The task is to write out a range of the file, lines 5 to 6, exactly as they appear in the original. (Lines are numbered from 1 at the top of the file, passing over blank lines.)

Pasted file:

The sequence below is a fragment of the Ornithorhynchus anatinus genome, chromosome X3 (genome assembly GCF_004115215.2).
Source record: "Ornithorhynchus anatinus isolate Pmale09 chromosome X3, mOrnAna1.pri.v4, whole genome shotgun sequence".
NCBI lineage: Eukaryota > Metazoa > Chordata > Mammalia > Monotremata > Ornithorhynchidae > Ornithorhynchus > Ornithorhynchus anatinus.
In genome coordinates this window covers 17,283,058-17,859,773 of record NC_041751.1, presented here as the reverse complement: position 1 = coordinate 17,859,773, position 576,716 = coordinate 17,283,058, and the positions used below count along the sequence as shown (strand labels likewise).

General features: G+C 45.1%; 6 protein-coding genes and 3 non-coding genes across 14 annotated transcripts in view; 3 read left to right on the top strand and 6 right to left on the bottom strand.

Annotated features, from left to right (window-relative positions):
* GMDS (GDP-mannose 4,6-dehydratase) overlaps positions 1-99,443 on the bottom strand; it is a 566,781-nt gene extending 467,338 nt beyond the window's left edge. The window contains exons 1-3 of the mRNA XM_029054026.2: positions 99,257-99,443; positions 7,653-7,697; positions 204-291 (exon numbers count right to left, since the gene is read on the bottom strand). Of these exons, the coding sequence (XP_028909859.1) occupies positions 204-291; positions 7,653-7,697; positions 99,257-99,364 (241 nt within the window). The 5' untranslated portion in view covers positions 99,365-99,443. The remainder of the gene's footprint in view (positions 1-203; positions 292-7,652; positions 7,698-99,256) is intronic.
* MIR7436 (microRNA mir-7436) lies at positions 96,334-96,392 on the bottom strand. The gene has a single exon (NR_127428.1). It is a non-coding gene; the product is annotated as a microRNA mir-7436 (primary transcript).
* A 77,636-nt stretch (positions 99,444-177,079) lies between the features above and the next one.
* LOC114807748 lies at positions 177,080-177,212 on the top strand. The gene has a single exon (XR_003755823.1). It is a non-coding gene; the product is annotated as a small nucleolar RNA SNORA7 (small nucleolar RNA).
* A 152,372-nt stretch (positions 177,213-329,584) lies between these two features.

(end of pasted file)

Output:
General features: G+C 45.1%; 6 protein-coding genes and 3 non-coding genes across 14 annotated transcripts in view; 3 read left to right on the top strand and 6 right to left on the bottom strand.

Annotated features, from left to right (window-relative positions):